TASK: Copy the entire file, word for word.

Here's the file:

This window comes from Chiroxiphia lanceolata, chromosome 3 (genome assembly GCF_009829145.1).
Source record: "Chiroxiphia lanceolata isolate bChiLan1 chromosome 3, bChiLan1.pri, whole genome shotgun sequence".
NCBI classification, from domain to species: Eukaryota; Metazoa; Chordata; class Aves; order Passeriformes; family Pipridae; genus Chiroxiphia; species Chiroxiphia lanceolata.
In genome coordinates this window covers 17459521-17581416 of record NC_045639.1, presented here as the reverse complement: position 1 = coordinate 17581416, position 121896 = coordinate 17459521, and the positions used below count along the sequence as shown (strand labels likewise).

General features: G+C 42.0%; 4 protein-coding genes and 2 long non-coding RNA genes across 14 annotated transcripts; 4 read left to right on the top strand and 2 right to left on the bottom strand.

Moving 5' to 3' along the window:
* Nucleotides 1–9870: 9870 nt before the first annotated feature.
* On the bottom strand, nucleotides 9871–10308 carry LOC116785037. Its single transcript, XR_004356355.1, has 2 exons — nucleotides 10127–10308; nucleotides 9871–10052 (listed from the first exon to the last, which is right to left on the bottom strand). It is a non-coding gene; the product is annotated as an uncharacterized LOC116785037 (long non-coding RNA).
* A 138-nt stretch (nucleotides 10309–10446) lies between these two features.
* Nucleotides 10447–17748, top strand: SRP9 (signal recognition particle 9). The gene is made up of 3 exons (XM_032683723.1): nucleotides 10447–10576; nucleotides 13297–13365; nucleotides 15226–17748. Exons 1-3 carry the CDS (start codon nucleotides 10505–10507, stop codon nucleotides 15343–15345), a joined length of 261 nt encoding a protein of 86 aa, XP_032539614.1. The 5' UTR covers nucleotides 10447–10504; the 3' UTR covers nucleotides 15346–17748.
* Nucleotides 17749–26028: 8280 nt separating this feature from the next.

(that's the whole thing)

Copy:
This window comes from Chiroxiphia lanceolata, chromosome 3 (genome assembly GCF_009829145.1).
Source record: "Chiroxiphia lanceolata isolate bChiLan1 chromosome 3, bChiLan1.pri, whole genome shotgun sequence".
NCBI classification, from domain to species: Eukaryota; Metazoa; Chordata; class Aves; order Passeriformes; family Pipridae; genus Chiroxiphia; species Chiroxiphia lanceolata.
In genome coordinates this window covers 17459521-17581416 of record NC_045639.1, presented here as the reverse complement: position 1 = coordinate 17581416, position 121896 = coordinate 17459521, and the positions used below count along the sequence as shown (strand labels likewise).

General features: G+C 42.0%; 4 protein-coding genes and 2 long non-coding RNA genes across 14 annotated transcripts; 4 read left to right on the top strand and 2 right to left on the bottom strand.

Moving 5' to 3' along the window:
* Nucleotides 1–9870: 9870 nt before the first annotated feature.
* On the bottom strand, nucleotides 9871–10308 carry LOC116785037. Its single transcript, XR_004356355.1, has 2 exons — nucleotides 10127–10308; nucleotides 9871–10052 (listed from the first exon to the last, which is right to left on the bottom strand). It is a non-coding gene; the product is annotated as an uncharacterized LOC116785037 (long non-coding RNA).
* A 138-nt stretch (nucleotides 10309–10446) lies between these two features.
* Nucleotides 10447–17748, top strand: SRP9 (signal recognition particle 9). The gene is made up of 3 exons (XM_032683723.1): nucleotides 10447–10576; nucleotides 13297–13365; nucleotides 15226–17748. Exons 1-3 carry the CDS (start codon nucleotides 10505–10507, stop codon nucleotides 15343–15345), a joined length of 261 nt encoding a protein of 86 aa, XP_032539614.1. The 5' UTR covers nucleotides 10447–10504; the 3' UTR covers nucleotides 15346–17748.
* Nucleotides 17749–26028: 8280 nt separating this feature from the next.